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Smart Appraisers Make Dumb Mistakes?

Carnivore

Elite Member
Supporting Member
Joined
Jan 15, 2002
Professional Status
Certified Residential Appraiser
State
North Carolina
How can any appraiser quote a fee to review an appraisal before seeing the actual appraisal? Half the time no new comparables are required, I end up not accepting the adjustments or wanting my own adjustments, resulting in a value conclusion inconsistent with the one put forth in the appraisal under review.
Yes, indeed I understand your question. Standard question in your mind when being asked to quote: Uh Oh... ? I say this because they give you an address. If your like me you look it up quick ...then grab some comps YOU would probably use.... If it looks relatively easy, then an alarm bell goes off in my head. I think "number or contract Hitter' then I think OK, he/she had to go outside a mile circle; older than 6 months; condition issues; line adjustments wild; blah blah and tried to explain it in one sentence,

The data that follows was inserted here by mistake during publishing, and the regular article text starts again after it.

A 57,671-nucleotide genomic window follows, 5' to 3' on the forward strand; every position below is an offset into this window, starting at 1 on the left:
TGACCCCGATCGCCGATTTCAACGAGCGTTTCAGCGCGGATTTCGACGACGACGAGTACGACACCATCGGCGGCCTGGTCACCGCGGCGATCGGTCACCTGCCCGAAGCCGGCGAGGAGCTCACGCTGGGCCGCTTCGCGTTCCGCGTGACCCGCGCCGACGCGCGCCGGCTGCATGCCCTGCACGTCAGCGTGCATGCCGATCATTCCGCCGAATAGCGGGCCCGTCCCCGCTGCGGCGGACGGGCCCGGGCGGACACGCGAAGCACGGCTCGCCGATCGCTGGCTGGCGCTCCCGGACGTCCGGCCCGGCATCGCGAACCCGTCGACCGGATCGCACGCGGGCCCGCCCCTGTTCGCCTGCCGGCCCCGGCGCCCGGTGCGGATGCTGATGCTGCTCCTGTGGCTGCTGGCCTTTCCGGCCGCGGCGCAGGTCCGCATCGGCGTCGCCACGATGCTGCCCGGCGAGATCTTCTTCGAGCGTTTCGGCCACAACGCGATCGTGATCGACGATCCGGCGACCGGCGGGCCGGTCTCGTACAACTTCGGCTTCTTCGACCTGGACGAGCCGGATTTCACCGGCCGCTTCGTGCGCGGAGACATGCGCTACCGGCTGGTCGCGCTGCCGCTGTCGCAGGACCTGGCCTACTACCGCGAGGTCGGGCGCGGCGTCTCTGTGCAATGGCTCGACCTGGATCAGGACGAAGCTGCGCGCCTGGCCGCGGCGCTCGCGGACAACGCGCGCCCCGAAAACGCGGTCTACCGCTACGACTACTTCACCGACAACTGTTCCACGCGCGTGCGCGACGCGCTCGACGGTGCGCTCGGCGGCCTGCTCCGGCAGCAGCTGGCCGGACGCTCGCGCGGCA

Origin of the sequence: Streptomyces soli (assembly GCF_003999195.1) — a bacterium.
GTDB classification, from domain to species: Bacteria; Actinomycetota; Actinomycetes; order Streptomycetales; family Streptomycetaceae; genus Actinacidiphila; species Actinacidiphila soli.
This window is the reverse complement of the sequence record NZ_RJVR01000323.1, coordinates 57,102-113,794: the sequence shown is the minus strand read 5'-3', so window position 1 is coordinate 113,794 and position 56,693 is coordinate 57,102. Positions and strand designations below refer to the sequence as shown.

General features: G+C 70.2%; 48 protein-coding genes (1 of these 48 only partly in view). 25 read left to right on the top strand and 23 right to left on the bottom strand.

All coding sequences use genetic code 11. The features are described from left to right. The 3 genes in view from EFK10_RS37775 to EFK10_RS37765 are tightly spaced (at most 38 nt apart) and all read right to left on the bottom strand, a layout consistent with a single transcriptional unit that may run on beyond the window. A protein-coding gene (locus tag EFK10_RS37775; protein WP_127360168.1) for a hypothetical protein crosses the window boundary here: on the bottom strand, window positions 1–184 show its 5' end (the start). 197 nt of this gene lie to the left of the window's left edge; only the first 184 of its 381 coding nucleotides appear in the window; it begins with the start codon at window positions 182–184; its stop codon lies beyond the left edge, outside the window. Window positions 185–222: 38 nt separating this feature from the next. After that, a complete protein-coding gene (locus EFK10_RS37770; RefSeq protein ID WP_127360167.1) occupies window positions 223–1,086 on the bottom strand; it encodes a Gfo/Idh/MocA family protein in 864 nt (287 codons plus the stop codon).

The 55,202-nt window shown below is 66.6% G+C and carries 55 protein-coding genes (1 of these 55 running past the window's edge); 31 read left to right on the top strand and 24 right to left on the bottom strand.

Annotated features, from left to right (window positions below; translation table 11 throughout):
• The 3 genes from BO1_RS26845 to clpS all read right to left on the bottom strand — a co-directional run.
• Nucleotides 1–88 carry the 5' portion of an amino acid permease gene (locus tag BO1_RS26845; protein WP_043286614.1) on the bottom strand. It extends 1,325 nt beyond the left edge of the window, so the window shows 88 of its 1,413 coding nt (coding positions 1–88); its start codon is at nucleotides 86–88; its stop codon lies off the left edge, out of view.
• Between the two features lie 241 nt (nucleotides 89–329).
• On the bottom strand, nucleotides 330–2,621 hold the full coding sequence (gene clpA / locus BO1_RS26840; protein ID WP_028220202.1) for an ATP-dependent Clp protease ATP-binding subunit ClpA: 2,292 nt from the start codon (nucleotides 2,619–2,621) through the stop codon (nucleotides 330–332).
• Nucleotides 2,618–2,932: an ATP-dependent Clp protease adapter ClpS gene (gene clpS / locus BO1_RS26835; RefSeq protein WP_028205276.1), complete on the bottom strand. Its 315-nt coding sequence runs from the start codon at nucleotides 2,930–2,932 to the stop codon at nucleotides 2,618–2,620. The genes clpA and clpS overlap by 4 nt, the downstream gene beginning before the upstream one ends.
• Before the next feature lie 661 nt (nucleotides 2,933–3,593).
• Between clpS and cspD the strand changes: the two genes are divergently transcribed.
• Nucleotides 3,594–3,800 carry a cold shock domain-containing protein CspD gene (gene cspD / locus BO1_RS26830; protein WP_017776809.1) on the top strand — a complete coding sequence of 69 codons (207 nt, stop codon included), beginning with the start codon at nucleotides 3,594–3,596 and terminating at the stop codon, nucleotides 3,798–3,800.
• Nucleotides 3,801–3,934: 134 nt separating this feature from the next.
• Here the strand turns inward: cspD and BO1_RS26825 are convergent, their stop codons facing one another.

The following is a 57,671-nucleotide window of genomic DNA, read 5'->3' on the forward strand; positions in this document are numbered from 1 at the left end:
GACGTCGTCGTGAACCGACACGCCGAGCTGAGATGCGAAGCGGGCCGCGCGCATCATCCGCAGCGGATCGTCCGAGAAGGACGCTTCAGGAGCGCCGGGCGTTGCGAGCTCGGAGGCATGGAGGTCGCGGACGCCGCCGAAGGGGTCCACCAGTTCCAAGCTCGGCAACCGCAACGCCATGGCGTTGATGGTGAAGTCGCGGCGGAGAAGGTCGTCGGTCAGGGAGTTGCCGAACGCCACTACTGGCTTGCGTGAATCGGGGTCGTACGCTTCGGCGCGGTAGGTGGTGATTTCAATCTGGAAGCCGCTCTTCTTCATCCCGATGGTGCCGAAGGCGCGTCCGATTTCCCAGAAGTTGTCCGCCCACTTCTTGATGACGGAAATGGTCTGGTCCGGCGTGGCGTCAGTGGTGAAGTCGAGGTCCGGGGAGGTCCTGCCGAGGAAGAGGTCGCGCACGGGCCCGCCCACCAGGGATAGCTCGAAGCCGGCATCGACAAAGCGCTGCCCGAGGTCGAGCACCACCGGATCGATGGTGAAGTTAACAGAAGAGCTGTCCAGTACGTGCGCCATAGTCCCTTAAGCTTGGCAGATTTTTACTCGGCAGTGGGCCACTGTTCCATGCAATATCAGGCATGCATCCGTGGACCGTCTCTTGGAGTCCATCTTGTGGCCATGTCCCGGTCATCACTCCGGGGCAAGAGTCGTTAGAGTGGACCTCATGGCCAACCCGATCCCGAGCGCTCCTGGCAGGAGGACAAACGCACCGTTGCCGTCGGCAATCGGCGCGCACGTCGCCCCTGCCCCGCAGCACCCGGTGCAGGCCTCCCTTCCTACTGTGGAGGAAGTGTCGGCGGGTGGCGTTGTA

Here is an actual example: "The comparable were the best available." That's it! LOL What was even worse; the dummy put that on a separate legal length Page all by itself. Nothing else. Didn't even take the time to Title the Page except at the top left corner; "Addendum" He did this and left Page three URAR BLANK!
 

Mark K

Senior Member
Joined
Jan 27, 2004
Professional Status
Certified Residential Appraiser
State
Indiana
How can any appraiser quote a fee to review an appraisal before seeing the actual appraisal?
I always quote review fees as a two-stage assignment. If the report is credible or semi-reasonable, the fee is X. If the report is so off base that I have to essentially write a new report AND explain why the original has no basis in reality, the fee is 2X. I have only a couple of banks that send me reviews and they're OK with this fee structure. Others that request reviews tend to scoff at this structure and, since I don't like doing them anyway, I encourage them to contact a competitor; let them deal with it.

As far as the OP, its called Human Nature; you can't do anything to change it. At best, hopefully, you can recognize that it exists.

Its like proofreading your own 60 page narrative report. You read what you meant to say, not necessarily what you typed.
 

J Grant

Elite Member
Joined
Dec 9, 2003
Professional Status
Certified Residential Appraiser
State
Florida